Jim Lee, Hannah Sunderman, Lindsay Hastings 10.12806/V19/I3/R4
In the past two decades, the global economy has experienced massive change. As the information age has overtaken the industrial age, people have had to increasingly navigate unstable jobs and careers (Savickas, 2007). This rapid shift has created a renewed call for high-quality mentoring relationships (Bearman et al., 2007). As a widespread social intervention (Rhodes & DuBois, 2008) mentoring has been frequently employed to meet the needs of a changing landscape and foster positive relationships (Bearman et al., 2007; Males et al., 2017). However, the prevalence of mentoring relationships and programs is not necessarily an indicator of their effectiveness (Rhodes & DuBois, 2008). Therefore, it is critical that mentoring programs implement empirically-driven practices for the sake of both the mentors and the mentees (Freedman, 1999).
In higher education mentoring is recognized as a valuable tool for leadership development in both mentors and mentees (Campbell et al., 2012, Dugan & Komives, 2010; Hastings et al., 2015; Komives et al., 2009). The type of mentoring (e.g., peer mentoring versus faculty mentoring) and the individualized experiences within each mentoring relationship uniquely impact the particular leadership development outcomes, such as enhanced self-efficacy (Allen & Eby, 2010; Chopin et al., 2012; Day & Liu, 2019; Dugan & Komives, 2007, 2010; Hastings et al., 2015; Komives et al., 2009). The results of the two studies discussed in the current paper further previous research by suggesting that, among college students, being a mentor contributes to the growth of generativity and Psychological Capital (PsyCap), two constructs that have significant implications for leadership educators, scholars, and practitioners. Generativity is the most significant predictor of social responsibility (Rossi, 2001), which, along with leadership, is a key student learning outcome of higher education (AACU, 2007; Adelman et al., 2011; Council for the Advancement of Standards in Higher Education, 2015; NASPA & ACPA, 2004, National Association of Colleges and Employers, 2016). Further, PsyCap is a predictor of student performance, student retention, and student leadership development (Gallaher & Lopez, 2016; Luthans et al., 2012; Wisner, 2011). Therefore, understanding how generativity and PsyCap grow and develop is particularly valuable for leadership educators, higher education student development personnel, and leadership development scholars.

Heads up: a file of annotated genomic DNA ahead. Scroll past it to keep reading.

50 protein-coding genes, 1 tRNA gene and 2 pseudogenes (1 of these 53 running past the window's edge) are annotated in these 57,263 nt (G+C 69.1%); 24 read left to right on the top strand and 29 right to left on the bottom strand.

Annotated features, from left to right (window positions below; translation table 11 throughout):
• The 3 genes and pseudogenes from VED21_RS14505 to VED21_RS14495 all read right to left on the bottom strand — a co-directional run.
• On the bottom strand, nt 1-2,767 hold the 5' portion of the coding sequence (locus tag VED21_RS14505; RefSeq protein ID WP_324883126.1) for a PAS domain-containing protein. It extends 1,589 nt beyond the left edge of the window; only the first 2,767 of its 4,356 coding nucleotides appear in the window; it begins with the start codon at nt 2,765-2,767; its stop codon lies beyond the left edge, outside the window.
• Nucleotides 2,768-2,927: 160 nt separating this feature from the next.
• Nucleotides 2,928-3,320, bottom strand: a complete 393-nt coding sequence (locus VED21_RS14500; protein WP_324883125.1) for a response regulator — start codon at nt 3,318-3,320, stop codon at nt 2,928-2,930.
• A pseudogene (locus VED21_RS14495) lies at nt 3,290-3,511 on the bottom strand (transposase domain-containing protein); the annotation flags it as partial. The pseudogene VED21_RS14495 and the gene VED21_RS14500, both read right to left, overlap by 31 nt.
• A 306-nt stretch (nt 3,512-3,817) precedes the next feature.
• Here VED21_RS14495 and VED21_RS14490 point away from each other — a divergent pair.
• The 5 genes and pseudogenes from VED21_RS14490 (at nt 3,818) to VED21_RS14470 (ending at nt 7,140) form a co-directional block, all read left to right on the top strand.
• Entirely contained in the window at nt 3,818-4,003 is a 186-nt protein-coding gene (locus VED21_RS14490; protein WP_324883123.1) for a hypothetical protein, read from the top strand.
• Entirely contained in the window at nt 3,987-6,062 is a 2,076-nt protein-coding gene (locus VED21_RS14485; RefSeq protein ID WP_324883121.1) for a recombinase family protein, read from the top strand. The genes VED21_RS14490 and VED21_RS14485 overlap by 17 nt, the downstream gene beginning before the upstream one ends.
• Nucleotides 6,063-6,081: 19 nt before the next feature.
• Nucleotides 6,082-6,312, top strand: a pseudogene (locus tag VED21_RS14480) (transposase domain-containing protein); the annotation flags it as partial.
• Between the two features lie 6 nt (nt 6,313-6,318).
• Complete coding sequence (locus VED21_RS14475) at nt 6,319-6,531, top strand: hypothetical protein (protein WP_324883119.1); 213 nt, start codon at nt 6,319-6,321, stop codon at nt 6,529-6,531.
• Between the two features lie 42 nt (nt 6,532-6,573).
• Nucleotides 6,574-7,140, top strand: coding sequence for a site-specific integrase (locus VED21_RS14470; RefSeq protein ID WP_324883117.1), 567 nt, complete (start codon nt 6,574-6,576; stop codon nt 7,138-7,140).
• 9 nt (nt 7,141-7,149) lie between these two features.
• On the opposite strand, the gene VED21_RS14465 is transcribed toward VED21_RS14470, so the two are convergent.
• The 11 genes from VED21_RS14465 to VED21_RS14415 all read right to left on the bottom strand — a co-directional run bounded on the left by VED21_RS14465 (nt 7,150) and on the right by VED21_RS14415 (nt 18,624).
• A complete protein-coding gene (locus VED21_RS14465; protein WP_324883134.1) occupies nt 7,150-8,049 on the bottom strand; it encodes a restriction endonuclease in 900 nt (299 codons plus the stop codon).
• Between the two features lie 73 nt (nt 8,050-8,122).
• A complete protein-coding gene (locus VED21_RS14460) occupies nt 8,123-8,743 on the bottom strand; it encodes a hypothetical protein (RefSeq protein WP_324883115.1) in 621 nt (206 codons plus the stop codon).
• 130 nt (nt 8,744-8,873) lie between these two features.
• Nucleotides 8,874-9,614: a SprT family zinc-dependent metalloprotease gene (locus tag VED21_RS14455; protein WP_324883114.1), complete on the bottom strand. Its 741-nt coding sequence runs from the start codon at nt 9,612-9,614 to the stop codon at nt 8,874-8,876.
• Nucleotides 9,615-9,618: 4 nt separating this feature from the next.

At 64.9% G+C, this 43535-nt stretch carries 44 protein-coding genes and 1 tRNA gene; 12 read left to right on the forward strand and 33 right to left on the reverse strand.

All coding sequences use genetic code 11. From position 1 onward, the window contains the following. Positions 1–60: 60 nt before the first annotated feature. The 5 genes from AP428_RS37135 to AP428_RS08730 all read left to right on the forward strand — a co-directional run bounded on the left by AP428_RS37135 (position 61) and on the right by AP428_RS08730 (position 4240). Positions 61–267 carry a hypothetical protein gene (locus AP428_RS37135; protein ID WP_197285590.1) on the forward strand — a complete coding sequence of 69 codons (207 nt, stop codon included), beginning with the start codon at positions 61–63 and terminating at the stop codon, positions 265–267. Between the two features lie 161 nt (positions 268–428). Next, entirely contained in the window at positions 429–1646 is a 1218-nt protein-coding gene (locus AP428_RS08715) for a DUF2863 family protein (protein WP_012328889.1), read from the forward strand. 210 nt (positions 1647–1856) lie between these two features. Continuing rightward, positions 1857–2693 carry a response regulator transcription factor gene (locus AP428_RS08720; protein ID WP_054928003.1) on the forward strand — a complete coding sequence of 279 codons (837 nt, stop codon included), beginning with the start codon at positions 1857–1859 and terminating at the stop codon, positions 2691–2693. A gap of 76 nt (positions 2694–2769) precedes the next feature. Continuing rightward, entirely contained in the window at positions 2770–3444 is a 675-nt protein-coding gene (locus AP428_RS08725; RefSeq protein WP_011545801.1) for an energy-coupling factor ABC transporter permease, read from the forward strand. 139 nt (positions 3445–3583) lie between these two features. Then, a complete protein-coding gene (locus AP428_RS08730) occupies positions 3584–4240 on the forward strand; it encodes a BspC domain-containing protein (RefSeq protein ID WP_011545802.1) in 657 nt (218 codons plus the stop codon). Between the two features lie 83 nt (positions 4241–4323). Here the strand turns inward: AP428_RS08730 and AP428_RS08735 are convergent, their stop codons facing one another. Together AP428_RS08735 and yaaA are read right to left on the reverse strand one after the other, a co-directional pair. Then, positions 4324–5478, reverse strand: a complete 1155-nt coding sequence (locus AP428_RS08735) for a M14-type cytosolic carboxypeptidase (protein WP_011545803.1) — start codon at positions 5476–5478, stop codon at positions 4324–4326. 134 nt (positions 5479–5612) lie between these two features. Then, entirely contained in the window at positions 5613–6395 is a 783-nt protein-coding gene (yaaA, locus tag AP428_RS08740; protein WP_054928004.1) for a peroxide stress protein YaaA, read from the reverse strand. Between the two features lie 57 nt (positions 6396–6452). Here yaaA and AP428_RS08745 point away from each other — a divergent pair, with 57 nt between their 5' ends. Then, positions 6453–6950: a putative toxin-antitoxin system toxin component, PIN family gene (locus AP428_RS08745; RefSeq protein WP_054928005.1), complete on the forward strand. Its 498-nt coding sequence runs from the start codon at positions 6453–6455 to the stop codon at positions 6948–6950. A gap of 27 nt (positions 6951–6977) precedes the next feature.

In pursuit of aiding practitioners and contributing to scholarship, we present six key themes that emerged from two separate studies related to how being a mentor influences leadership development, specifically generativity and psychological capital. These themes offer insights on how curricular and co-curricular experiences might maximize leadership development and ground leadership interventions, such as mentoring, in theory and research.